Cyber violations of the arbitral process, including intrusion into arbitration related data and transmissions pose a direct and severe threat to the integrity and legitimacy of the process. International arbitration proceedings are not immune to increasingly pervasive cyberattacks against businesses, law firms, government agencies/officials and other custodians of large electronic data sets of sensitive information. Human risk represents the most common cause of data violations, significantly more than system failures. The arbitration rules, ethical codes, guidelines and national laws that govern ICA do not by large establish an express obligation on arbitrators, counsel and other parties in the arbitral proceeding to implement cybersecurity measures/protocols. In the absence of protocols for data security, arbitral process can be compromised and illicit intrusion will not be minimized. The instances for tools used by hackers are password cracking, root kit, viruses, key loggers, packet sniffer, vulnerability scans, etc. ICCA-CPR-New York Bar Draft Protocol on Cybersecurity (2018)7 recommends a procedural framework for developing specific cybersecurity measures within the context of individual cases recognising that what constitutes reasonable cybersecurity measures will vary from cases to case basis on multitude of factors.
In the case of Cunningham v. Fair Haven & Westville R. Co8, the court prevented admitting photographs as evidence on the ground that photograph cannot be seen as reliable evidence because it might be misleading and inadequate.
In the case of St. Clair v. Johnny’s Oyster & Shrimp, Inc9, the court held that the plaintiff’s electronic evidence (which was submitted from the internet) was insufficient and should’ve presented the hard copy back-up documentation in admissible form to prove the ownership of the vessel. The court observed that internet is not a reliable source for the evidence and anyone can put any information to the internet and it cannot be seen as reliable evidence.
Also, the hacked or leaked documents or messages or illicit activity (by any party) to the proceedings knowingly and unknowingly wouldn’t be admissible unless a waiver is granted or mutual consent exists. Article 9.7 of IBA rules mentions that, “if a party failed to conduct in good faith in taking evidence, the Arbitral Tribunal, may in addition to any measures available under these rules, take such failure into account in its assignment of costs of the arbitration, including costs arising out of or in connection with the taking of evidence”.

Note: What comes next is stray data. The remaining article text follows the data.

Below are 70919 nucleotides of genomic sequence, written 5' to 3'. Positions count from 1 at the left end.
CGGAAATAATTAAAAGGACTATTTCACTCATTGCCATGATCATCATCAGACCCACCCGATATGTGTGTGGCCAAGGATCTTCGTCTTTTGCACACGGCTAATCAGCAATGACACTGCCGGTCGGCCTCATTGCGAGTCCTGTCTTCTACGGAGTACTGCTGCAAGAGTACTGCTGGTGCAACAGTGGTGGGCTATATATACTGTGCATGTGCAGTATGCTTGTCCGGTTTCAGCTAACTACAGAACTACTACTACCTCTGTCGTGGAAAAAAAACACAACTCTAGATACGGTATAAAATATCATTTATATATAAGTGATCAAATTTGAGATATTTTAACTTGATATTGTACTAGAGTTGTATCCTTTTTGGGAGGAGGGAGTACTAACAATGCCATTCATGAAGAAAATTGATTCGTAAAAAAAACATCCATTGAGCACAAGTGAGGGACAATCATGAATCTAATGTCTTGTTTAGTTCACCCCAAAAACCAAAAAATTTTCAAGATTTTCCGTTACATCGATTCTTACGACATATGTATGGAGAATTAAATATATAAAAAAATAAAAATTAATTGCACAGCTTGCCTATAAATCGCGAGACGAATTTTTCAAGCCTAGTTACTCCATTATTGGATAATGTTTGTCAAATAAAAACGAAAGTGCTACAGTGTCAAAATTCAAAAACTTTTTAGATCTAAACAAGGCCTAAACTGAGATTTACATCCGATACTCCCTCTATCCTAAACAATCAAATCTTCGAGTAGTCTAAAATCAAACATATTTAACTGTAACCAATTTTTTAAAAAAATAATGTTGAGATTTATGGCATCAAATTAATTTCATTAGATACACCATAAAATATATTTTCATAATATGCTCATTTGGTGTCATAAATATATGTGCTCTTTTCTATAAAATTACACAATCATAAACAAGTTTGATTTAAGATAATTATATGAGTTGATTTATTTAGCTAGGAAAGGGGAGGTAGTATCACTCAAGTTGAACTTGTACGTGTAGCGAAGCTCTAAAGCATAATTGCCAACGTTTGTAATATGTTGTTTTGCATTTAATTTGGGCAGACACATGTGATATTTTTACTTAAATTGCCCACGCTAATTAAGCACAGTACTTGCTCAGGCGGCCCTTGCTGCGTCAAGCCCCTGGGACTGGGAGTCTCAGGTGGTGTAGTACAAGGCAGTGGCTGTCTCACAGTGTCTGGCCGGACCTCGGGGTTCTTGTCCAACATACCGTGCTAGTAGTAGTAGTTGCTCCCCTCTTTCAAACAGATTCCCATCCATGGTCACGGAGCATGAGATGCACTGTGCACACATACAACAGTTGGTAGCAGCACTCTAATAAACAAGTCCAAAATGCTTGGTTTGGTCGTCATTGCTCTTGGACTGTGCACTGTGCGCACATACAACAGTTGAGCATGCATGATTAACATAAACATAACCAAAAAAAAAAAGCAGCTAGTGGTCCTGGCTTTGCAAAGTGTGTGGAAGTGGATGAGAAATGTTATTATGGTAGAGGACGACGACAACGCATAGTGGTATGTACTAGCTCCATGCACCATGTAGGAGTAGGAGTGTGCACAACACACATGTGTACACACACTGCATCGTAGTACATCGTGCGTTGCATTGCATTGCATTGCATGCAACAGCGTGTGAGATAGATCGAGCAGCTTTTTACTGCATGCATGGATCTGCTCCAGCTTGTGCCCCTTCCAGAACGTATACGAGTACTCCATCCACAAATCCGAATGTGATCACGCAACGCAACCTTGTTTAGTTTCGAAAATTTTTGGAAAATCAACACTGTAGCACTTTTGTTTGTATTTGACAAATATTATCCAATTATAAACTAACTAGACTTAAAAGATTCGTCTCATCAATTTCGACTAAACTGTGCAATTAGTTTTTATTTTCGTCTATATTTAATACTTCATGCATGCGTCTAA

Lawfully speaking, “confidentiality and data security problems” stemming from the use of technology throughout the hearings might be crucial related to legal regulations in effect in major jurisdictions. Although“cyberattacks” are becoming more common, these problems do not tend to play a substantial impact in the perspective of users. Irrespective of who broadcasts and limits the dataset, the tribunal and the parties must have faith that the data held therein will maintainconfidentiality, and that data supplied to the other party and the tribunal will not be made available or obtained without permission for reasons that neither the creating party nor the tribunal permitted. Here, the parties and the tribunal should be informed that some private details may be covered to one or more data privacy regulations, including laws prohibiting or restricting cross-border data transfer. Export regulations may apply to other types of data, like computer programmes. In the case of Dolling-Baker v. Merrett10, the court found that the structure of arbitration imposes an underlying obligation to safeguard the arbitral framework’s confidential info. The arbitration panel is responsible for most of the institution’s arbitration regulations regarding the protecting of confidential information.